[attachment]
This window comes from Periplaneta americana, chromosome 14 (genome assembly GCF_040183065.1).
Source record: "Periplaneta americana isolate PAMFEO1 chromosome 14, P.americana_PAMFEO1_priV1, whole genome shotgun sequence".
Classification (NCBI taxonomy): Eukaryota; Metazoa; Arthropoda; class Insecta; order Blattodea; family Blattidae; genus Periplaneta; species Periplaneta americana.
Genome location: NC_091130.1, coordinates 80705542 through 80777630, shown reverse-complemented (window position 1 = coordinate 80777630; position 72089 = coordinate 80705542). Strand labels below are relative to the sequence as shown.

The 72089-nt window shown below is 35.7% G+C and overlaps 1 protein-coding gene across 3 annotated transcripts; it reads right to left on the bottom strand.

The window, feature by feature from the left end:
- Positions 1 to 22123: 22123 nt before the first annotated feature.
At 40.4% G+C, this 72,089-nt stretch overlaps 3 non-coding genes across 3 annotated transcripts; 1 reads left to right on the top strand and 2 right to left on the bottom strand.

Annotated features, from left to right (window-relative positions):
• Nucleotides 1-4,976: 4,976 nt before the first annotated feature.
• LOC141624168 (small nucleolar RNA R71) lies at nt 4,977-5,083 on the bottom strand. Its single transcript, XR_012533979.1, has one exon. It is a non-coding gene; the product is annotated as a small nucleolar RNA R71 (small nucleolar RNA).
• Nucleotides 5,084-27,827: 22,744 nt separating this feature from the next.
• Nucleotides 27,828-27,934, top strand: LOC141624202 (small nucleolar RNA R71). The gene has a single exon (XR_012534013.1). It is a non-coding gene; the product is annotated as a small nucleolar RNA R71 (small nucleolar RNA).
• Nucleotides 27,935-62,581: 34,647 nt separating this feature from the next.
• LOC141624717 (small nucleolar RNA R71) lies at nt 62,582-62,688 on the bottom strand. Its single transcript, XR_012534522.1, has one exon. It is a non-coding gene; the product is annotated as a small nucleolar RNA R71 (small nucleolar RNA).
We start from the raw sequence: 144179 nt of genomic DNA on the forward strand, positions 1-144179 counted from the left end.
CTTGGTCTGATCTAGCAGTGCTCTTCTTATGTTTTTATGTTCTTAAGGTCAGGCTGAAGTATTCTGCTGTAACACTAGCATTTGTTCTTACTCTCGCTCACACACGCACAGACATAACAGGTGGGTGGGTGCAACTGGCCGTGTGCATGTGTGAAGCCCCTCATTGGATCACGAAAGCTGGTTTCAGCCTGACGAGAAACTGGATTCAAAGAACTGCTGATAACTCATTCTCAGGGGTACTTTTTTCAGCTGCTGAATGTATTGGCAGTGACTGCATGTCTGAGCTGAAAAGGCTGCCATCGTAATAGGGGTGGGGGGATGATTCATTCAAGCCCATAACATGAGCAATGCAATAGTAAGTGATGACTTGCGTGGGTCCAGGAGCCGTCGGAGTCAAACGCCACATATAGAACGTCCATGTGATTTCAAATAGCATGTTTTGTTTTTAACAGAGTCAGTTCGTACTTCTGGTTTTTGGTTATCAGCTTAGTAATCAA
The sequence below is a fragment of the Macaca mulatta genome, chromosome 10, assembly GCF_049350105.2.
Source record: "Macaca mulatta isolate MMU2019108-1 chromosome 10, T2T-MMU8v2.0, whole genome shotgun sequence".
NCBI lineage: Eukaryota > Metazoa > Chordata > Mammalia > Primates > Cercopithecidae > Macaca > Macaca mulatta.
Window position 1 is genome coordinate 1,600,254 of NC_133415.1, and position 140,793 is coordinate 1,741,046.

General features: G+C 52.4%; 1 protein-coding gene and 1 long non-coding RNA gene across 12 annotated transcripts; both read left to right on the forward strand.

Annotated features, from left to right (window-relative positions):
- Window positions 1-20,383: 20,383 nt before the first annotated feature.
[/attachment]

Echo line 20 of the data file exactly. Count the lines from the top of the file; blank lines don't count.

NCBI lineage: Eukaryota > Metazoa > Chordata > Mammalia > Primates > Cercopithecidae > Macaca > Macaca mulatta.